Soon a strain of the Christmas carol “Silent Night” could be heard coming from the German trenches. The British soldiers heard the German soldiers wishing each other well and singing carols for each other. One soldier noted that the Germans “finished their carol and we thought that we ought to retaliate in some way, so we sang “The First Noël”, and when we finished that they all began clapping; and then they struck up another favorite of theirs, “O Tannenbaum”. And so it went on. First the Germans would sing one of their carols and then we would sing one of ours, until when we started up “O Come All Ye Faithful” the Germans immediately joined in singing the same hymn to the Latin words “Adeste Fidéles”. And I thought, well, this was really a most extraordinary thing - two nations both singing the same carol in the middle of a war.” They declared an unofficial truce which continued through Christmas Day, and until New Year’s Day in some spots along the front line. Enemies joined each other in No Man’s Land and shook hands, shared cigarettes, struck up a game of soccer, and enjoyed each other’s company like seeing an old friend. They shared pictures and stories and found more in common than not. There was a practical side to the truce, as well. It gave the companies time to bury their dead, some of whom had been rotting away in the trenches for months. Enemies came together, sorted through the bodies and, in some cases, had joint ceremonies to pay tribute to these fallen heroes.
The events of the truce were not reported for a week, in an unofficial press embargo which was eventually broken by the New York Times on December 31. The British papers quickly followed, printing numerous first-hand accounts from soldiers in the field, taken from letters home to their families, and editorials on "one of the greatest surprises of a surprising war". By January 8, pictures had made their way to the press, newspapers printed front-page photographs of British and German troops mingling and singing between the lines. The tone of the reporting was strongly positive, endorsing the lack of malice felt by both sides and regretting that the absurdity and the tragedy would begin again. This unique moment of peace would not be repeated again during the intervening years of World War I which lasted until 1918.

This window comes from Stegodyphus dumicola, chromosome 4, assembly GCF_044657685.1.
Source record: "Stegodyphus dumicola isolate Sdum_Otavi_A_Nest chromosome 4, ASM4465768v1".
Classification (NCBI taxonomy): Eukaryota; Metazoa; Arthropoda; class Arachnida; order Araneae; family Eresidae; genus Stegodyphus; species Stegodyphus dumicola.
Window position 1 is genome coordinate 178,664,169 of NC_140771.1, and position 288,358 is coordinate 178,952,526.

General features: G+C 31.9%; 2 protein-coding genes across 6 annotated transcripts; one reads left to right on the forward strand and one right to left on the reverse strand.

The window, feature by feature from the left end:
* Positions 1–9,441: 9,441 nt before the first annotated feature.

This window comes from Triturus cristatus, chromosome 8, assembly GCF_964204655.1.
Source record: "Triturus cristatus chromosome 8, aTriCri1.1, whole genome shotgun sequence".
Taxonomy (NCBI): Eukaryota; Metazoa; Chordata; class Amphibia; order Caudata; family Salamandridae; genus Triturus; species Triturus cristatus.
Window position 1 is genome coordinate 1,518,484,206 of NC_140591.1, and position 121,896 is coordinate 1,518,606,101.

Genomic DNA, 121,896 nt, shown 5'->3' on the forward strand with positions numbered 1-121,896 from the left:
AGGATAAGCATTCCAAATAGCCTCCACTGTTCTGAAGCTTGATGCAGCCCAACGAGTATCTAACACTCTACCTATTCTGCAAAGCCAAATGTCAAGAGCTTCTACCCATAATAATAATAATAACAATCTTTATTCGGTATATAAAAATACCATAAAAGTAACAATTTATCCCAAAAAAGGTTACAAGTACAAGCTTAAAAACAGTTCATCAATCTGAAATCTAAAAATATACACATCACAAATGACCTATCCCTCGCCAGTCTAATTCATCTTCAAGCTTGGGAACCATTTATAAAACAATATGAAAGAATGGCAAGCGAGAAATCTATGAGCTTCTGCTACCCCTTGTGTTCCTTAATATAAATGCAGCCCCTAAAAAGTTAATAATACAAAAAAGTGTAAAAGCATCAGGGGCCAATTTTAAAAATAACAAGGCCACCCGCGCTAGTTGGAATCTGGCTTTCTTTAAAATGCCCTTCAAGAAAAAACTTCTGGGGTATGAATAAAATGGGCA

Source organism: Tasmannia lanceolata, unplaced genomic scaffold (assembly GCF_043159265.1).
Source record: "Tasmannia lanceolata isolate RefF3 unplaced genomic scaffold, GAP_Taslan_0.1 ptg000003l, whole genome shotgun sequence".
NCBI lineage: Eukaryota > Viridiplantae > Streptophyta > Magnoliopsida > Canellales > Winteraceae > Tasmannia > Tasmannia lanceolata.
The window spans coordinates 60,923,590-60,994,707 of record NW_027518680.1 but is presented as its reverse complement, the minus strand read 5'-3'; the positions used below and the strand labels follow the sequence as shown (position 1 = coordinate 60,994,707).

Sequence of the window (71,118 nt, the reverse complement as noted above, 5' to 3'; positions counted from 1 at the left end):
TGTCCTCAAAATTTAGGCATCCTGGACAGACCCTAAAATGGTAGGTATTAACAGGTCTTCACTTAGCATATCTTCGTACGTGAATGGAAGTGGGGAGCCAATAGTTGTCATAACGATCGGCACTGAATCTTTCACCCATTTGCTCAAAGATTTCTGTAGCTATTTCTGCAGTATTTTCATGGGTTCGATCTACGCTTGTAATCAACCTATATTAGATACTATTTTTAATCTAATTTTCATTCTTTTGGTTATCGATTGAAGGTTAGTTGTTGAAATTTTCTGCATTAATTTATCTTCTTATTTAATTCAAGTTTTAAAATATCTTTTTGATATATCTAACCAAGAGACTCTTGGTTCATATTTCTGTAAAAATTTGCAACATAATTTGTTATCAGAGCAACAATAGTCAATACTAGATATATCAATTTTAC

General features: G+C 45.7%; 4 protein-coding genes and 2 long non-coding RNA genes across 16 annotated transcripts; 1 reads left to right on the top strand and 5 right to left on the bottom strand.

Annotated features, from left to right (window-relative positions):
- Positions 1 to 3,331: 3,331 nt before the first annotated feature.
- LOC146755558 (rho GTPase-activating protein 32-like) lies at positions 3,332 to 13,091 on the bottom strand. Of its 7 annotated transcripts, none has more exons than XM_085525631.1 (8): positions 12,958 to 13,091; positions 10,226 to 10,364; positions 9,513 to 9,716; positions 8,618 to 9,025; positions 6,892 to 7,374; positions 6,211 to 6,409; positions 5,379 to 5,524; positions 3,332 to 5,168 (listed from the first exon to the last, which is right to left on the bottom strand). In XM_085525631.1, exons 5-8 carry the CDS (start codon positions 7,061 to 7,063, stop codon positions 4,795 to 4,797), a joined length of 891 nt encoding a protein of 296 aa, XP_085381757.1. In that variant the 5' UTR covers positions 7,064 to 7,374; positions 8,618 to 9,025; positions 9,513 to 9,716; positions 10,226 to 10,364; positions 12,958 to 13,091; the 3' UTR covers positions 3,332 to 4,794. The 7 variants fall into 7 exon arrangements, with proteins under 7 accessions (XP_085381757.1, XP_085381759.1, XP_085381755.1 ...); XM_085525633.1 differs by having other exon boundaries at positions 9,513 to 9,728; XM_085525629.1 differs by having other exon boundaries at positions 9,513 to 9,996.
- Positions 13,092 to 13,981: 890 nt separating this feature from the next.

ACTIVE LEARNING 1. Write a one page story about what it would have been like to be a soldier on the front lines in France during December 1914.
2. Visit Fort Mifflin in Philadelphia to witness an historical reenactment of the Christmas Truce. 3. To learn more about the Christmas Truce, visit www.firstworldwar.com.
4. There are several documentaries about The Christmas Truce, check out YouTube and Netflix and search Christmas Truce of 1914.
Newspapers covered the miraculous Christmas truce weeks after the event. This front page article from the British newspaper The Daily Mirror is from January 5, 1915.
Strategy to win World War I: dig a large hole, sleep, eat and stand in it for a few weeks, shoot at the enemy until they retreat, then move closer to the enemy and dig another hole, sleep, eat, stand in it, shoot at the enemy, and continue this method until they retreat into the ocean. Then you have won the battle!